So too with life. How many times do we simply not start something for fear of failing? But failure is not our enemy. In fact, the only sure-fire way to avoid failing is if you never have any ambition, and never do anything. In that situation, you will never fail – you will just be a failure.

      So, start to see failure through calisthenic eyes – as a sign that you are trying to learn ,and trying to grow. Then, you will actually embrace it.

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        5. It teaches you not to rely on externals

        Someone who lifts weights in the gym undoubtedly receives a lot of benefits from their training. So too does someone else who uses cross trainers, and other such modern fitness gadgets.

        But, in relying on those things to improve your fitness – you are, in essence, relying on externals. And, if someone takes away your gym membership, or closes down your weight section, or breaks your machine – you are lost. You don’t know what else to do in order to maintain your shape.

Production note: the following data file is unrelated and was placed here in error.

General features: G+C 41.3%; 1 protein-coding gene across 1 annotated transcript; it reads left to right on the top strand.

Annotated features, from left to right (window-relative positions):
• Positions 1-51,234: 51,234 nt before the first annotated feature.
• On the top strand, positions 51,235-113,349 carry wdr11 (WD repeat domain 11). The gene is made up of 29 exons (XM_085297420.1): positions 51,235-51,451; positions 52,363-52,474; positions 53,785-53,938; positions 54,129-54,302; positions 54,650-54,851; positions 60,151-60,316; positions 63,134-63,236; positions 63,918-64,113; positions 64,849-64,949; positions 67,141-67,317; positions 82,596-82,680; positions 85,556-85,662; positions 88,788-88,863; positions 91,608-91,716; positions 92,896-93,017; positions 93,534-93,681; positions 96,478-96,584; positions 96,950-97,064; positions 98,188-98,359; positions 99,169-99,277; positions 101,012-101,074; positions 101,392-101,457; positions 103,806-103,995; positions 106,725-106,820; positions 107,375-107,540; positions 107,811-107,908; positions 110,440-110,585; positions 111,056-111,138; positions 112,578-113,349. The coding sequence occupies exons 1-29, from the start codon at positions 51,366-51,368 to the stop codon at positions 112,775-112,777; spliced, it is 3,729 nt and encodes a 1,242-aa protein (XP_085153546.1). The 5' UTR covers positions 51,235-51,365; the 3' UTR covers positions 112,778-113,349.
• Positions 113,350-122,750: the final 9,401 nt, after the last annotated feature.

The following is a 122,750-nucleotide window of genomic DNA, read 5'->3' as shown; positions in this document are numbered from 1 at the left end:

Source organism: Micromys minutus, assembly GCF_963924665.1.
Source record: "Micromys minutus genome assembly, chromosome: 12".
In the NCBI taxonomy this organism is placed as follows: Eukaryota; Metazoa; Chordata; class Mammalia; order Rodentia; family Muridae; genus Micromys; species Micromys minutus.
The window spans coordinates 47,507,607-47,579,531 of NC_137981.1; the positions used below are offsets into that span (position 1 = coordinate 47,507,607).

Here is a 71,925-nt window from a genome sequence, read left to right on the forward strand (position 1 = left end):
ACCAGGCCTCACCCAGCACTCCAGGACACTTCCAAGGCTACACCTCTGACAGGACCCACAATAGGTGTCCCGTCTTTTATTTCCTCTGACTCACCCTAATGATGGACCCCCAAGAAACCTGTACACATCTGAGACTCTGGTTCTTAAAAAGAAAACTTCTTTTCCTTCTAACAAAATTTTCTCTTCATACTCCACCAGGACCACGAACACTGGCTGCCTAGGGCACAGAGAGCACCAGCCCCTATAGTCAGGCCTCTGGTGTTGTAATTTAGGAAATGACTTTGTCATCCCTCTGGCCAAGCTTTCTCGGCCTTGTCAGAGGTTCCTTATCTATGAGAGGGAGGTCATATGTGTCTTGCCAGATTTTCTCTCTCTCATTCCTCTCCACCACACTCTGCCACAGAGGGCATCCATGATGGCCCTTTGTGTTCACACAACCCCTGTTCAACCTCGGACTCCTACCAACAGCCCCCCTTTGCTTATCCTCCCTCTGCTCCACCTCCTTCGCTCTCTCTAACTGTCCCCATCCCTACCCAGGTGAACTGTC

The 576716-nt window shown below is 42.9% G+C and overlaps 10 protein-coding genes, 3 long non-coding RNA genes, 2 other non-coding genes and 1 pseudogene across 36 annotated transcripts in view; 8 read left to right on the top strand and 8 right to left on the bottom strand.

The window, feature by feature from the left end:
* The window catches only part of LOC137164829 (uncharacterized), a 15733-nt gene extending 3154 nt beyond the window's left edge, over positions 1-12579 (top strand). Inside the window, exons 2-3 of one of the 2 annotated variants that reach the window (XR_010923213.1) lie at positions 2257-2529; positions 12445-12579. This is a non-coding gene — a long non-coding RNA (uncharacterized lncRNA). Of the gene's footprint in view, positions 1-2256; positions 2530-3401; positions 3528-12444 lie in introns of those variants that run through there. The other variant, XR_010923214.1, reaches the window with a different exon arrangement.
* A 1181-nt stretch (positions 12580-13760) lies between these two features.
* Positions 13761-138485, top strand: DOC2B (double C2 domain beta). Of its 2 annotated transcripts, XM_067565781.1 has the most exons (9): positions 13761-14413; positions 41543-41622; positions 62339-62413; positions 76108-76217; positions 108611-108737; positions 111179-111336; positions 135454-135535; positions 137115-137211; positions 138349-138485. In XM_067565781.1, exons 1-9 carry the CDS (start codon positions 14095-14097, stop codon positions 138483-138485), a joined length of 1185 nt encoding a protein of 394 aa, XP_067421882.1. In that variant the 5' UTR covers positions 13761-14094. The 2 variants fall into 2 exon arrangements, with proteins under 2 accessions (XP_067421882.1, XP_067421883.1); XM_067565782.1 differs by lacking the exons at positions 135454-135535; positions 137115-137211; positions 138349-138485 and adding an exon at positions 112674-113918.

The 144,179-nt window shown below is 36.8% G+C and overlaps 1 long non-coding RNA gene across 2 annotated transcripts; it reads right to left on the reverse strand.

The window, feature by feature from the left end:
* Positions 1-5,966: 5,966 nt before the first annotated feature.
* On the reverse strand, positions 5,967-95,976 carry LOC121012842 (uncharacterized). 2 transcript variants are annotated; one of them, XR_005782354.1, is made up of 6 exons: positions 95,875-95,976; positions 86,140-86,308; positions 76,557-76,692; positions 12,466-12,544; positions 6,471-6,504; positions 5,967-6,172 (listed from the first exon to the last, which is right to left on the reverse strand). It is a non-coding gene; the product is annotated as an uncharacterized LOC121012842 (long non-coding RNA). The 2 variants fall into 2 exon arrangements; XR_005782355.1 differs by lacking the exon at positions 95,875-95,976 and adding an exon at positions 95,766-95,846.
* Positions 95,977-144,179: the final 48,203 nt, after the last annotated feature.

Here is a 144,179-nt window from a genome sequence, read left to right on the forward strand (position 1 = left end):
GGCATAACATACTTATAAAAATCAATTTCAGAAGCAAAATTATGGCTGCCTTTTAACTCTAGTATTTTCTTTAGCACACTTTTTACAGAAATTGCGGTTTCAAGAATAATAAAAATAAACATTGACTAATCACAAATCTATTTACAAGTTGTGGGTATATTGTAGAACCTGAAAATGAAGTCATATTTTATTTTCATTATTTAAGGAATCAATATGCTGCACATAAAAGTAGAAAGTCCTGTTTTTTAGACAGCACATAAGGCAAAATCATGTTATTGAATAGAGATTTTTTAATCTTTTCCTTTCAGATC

Whereas, when you train Calisthenics, you never need to rely on anyone or anything else to get in shape. All you need is yourself.

        And, fortunately, wherever you may go – you’ll always be there.

        So, translate that to the life outside of fitness. In the same way, as many people say “i cannot get fit unless I have an expensive gym and a treadmill” – we all have a habit of saying “I cannot feel good unless I have expensive clothes, or possessions, or so and so’s approval”. But, in reality, you already have everything you need to get fit – and you already have all you need to feel good.